“…Jeff Nugent could not have described my own experience anymore accurately than had he known me personally going into this course.  I contemplated very deeply if this was a course I would enjoy or even be successful in.  It’s not that I have an aberation to technology, not really, it’s just that generally it frightened me I suppose, causing me to reject it as extra & confusing, nonessential fluff. I even approached one of my colleagues who is very tech savvy and got him to promise he would be a lifeline for me should I sink (which I was most certain I would). But the first assignment was indeed enlightening and sparked a curiosity, just as Nugent predicts…I think learning to develop my own learning network can help me assist my students in creating their own. I’m not going to say that I felt like the sole resource that my students should rely on for knowledge, but I can say that I was a bit against random use of sources such as Google. I felt that students would disengage in class and stop listening with the plan to go home and learn it at home from my Bb resources and Google.  So it annoyed me a bit..My philosophy was “I’m the one that makes the test, therefore, I’m the one you should get clarification from.” And I suppose that still applies to some minor degree, but I have completely changed my teaching philosophy and welcome the collaboration of knowledge that students can bring to the classroom.  I can’t search, analyze, and utilize every available source, but together, we can all contribute something and learn from each other and make each other stronger, including the old dog in me.”

It is nice to see these teachers fundamentally rethinking their teaching based on networked learning.  Now I need to go check out the blogs from ILD 831 to see thoughts about networked leaders!

{Graphics: Westerman et al, Alec Couros, }


Integrating EdTech into Lessons

This week in EDU6323 – Technology as a Medium for Learning – the students submitted revamped lesson plans that incorporated some aspects of the course into their planned teaching.  The focus of the week was formative assessment, so as expected, polling and practice quizzes factored heavily.  One student mentioned the interleaving principle raised in Michelle Miller’s book, Minds Online, and noted that she was shifting from a one-time timed quiz to one with no time limits and multiple tries.


After polling, the most used digital tools were screencasts, Diigo, Google Docs, Facebook groups, and blogging.  Group work was evident, with some using wikis or class websites populated with student-generated content. Several also incorporated tablets into their lessons, and our health science faculty made good use of simulations.  There were also some unique applications, such as Pinterest,, FlowVella, Slack, and backchannel chat.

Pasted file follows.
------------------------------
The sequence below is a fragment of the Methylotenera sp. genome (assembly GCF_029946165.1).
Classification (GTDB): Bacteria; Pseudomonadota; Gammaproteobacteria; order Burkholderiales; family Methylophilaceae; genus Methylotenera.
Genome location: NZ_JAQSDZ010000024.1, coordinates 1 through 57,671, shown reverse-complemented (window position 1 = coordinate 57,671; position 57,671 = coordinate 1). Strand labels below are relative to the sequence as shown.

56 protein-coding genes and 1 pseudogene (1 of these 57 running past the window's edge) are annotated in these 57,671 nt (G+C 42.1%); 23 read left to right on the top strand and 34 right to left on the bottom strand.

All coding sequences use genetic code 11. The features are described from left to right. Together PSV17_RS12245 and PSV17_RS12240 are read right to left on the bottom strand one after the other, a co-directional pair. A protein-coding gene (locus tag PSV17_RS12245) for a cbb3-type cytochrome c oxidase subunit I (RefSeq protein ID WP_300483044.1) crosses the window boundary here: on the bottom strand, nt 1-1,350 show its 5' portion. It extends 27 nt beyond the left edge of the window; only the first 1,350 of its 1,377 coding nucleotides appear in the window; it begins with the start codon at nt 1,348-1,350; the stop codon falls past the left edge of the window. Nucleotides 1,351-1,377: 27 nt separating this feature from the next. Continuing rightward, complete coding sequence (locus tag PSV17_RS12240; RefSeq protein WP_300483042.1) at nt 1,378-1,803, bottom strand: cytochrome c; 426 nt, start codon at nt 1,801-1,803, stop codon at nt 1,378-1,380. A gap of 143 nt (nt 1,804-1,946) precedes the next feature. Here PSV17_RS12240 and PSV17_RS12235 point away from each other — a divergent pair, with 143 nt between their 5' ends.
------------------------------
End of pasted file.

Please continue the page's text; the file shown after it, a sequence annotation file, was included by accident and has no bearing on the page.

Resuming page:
There were some interesting themes mentioned by the students as they discussed their rationale for using edtech.  Engagement was mentioned frequently, as was deeper memory.  One student noted (in a screencast submission) that she had not really gotten the learning science aspect when she took How People Learn previously, but that the combination of Minds Online and our discovery process helped her “get it” now.

An example of synchronicity at play was my colleague Enoch Hale’s post this week – Teaching and My Journey with Technology.  I appreciate Enoch tipping his hat to me regarding his blogging, but I find his thinking out loud refreshing!  His post eloquently explains how to put the thinking goals first, then figure out the technology.  The majority of my students get that…and the diversity of tools exhibited in their submissions illustrated that there is not one cookie cutter approach to integrating technology into learning.

As a side conversation in Twitter this week, I shared Alfie Kohn‘s article “The Overselling of Ed Tech” with my class.  I saw this article linked from someone in my Personal Learning Network, and thought it worth sharing.  But then I saw Jennifer Borgioli Binnis’s post, “The Problem with Kohn,” and thought her points were spot on, and so also shared her post with my class.  AS Jennifer noted in her post:

“…On March 12, Kohn released a post his wrote on educational technology. It was then published on Valerie Strauss’ space on The Washington Post website. From there, it was picked up by several education newsletters and Twitter accounts with thousands of followers. His own tweets linking to his article were re-tweeted at least 100 times and those who tweeted a link to his article were likewise RTed. In other words, lots of eyeballs saw Alfie Kohn’s thoughts on ed tech.

Kohn, a non-expert on technology in schools was treated as an expert in technology in schools. The reason this matters is because of a woman named Audrey Watters…”

social-media-conversationsHer point is well taken.  I feel guilty that one of the lessons in EDU6323 that we discussed earlier in the semester was determining validity on the web, and yet I was guilty of quickly retweeting to my class an article I had simply scanned.  Kohn does make some interesting points about the edtech bandwagon, but I was also troubled that his “blog post” did not allow commenting.  As Jennifer noted, there was nothing in Kohn’s piece that Audrey Watters had not been saying for years.  I follow Audrey in Twitter and my blog RSS, and concur that she is one of edtech’s influencers.  So my retrospection is on my own digital habit of scanning links from my PLN (that has male and female, North American as well as Asian, European, and Australian connections).  Much of what I learn about edtech comes from my PLN, but do biases show in how I use it?